The year of grace 1654,
Monday the 23rd of November, St. Clement’s day. . . .
From about half past ten in the evening until about half past twelve, midnight,
God of Abraham. God of Isaac. God of Jacob
not of the philosophers and the wise.
Certainty, joy, certainty, feeling, joy, peace.
Or in a case quoted by William James:
The very heavens seemed to open and pour down rays of light and glory. Not for a moment only, but all day and night, floods of light and glory seemed to pour through my soul, and oh, how I was changed, and everything became new. My horses and hogs and everybody seemed changed.
But clarity may also suggest transparency, or the sense that the world confronting us is no longer an obstacle and the body no longer a burden, and to a Buddhist this will just as naturally call to mind the doctrine of reality as the un graspable, indefinable Void (sunyata).
I came back into the hall and was about to go to my seat when the whole outlook changed. A broad expanse opened, and the ground appeared as if all caved in. . . .
As I looked around and up and down, the whole universe with its multitudinous sense-objects now appeared quite different; what was loathsome before, together with ignorance and passions, was now seen to be nothing else but the outflow of my own inmost nature which in itself remained bright, true, and transparent.1
As one and the same pain may be described either as a hot pang or as a cold sting, so the descriptions of this experience may take forms that seem to be completely opposed. One person may say that he has found the answer to the whole mystery of life, but somehow cannot put it into words. Another will say that there never was a mystery and thus no answer to it, for what the experience made clear to him was the irrelevance and artificiality of all our questions. One declares himself convinced that there is no death, his true self being as eternal as the universe. Another states that death has simply ceased to matter, because the present moment is so complete that it requires no future. One feels himself taken up and united with a life infinitely other than his own. But as the beating of the heart may be regarded as something that happens to you or something that you do, depending on the point of view, so another will feel that he has experienced, not a transcendent God, but his own inmost nature. One will get the sense that his ego or self has expanded to become the entire universe, whereas another will feel that he has lost himself altogether and that what he called his ego was never anything but an abstraction. One will describe himself as infinitely enriched, while another will speak of being brought to such absolute poverty that he owns not even his mind and body, and has not a care in the world.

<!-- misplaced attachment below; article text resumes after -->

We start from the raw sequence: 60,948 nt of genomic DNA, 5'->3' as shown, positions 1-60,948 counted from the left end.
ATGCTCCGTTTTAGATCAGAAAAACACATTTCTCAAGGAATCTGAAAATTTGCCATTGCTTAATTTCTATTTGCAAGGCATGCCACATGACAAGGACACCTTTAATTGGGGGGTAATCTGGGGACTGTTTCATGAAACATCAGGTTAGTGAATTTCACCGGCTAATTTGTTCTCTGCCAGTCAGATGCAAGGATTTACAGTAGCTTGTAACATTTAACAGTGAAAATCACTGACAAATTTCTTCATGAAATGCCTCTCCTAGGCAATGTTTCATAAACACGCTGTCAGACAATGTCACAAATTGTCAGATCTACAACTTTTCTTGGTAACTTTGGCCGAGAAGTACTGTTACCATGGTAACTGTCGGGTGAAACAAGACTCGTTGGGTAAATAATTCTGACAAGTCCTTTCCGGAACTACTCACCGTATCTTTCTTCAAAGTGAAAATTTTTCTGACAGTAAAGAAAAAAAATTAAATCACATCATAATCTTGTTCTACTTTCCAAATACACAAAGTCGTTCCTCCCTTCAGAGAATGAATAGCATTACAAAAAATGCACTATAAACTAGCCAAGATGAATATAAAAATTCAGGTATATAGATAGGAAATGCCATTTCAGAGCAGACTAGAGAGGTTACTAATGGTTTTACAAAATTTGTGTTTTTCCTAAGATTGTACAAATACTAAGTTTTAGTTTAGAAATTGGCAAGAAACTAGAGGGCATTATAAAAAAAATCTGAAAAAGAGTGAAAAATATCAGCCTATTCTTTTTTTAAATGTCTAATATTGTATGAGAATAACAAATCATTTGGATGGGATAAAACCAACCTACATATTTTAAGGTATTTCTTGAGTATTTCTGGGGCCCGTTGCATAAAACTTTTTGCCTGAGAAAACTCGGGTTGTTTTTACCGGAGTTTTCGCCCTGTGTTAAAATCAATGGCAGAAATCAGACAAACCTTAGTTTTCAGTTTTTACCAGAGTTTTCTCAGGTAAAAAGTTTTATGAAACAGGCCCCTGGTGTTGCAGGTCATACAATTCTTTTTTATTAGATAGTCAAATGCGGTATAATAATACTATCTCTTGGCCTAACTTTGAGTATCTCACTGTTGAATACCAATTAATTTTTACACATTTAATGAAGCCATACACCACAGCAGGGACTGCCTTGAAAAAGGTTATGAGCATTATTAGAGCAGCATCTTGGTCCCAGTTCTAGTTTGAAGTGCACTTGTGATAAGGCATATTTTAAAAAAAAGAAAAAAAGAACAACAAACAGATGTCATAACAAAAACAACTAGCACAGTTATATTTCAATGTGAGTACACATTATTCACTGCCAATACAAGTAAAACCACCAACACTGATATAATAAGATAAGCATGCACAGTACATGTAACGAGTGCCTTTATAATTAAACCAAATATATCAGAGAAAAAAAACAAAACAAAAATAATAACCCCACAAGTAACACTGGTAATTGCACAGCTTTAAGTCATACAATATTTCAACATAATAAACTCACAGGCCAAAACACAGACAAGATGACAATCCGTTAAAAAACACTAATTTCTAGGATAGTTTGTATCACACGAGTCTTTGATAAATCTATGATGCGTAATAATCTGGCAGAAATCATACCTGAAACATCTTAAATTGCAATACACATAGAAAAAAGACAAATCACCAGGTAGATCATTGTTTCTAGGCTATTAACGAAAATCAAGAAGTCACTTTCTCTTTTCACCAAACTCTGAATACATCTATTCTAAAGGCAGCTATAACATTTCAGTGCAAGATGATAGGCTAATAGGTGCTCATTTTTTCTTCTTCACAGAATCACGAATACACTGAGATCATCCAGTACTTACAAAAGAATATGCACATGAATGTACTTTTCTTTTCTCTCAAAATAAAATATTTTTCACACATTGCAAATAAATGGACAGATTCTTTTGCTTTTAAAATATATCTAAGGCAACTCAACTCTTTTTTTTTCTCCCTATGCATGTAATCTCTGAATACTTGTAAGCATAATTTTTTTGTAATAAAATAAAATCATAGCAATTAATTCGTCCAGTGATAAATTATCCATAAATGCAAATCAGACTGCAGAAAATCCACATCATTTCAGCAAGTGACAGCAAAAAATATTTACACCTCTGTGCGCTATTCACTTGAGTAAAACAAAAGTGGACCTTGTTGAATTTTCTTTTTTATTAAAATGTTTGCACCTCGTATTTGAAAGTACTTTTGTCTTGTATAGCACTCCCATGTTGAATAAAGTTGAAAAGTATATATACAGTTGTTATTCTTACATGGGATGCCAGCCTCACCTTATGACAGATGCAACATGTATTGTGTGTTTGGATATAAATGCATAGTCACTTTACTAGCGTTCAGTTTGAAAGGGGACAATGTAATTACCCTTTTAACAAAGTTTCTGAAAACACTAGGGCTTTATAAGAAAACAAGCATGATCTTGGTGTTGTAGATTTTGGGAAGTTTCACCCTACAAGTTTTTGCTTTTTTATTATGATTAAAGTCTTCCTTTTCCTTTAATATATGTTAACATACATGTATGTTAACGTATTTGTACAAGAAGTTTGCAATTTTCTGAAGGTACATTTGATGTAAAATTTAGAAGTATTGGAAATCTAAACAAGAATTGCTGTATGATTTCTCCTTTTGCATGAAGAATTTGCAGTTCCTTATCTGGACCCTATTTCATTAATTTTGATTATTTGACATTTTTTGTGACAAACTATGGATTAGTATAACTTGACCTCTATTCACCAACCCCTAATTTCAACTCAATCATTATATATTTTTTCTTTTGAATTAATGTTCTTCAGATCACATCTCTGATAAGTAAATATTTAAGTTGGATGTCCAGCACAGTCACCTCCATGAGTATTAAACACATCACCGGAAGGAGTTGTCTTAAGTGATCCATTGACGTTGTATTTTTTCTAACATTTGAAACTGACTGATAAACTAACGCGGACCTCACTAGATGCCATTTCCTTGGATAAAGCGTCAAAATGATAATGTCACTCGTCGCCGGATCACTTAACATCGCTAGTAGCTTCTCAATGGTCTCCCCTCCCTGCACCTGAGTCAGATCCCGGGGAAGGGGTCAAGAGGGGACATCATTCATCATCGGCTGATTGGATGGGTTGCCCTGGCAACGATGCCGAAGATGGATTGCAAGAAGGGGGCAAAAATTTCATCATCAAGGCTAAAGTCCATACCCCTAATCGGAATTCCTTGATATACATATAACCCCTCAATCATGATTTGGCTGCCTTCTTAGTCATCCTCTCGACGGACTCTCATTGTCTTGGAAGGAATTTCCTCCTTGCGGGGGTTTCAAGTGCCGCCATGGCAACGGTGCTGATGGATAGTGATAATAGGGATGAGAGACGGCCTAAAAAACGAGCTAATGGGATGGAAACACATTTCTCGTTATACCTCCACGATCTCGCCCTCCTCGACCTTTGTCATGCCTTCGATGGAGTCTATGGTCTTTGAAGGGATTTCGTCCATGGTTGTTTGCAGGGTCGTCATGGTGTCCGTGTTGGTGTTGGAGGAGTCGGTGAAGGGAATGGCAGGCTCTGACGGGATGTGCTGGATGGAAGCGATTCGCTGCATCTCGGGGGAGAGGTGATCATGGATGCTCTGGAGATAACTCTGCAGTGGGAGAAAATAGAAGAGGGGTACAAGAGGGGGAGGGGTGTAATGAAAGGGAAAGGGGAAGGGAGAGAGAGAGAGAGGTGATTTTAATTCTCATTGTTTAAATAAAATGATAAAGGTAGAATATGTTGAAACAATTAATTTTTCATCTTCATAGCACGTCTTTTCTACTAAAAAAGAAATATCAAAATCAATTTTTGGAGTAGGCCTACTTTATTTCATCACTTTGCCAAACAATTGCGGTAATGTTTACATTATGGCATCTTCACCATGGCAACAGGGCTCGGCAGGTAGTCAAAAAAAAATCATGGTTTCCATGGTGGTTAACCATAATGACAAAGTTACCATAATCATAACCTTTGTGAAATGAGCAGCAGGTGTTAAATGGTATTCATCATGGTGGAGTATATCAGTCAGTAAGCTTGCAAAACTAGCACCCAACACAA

Rarely is the experience described without metaphors that might be misleading if taken literally. But in reading Bernard Berenson’s Sketch for a Self-Portrait I came across a passage which is one of the simplest and “cleanest” accounts of it I have ever seen.
“This Is It” by Alan W. Watts is an extract from The Highest State of Consciousness edited by John W. White, published by White Crow Books and available from Amazon and other bookstores.
www.whitecrowbooks.com/the highest state of consciousness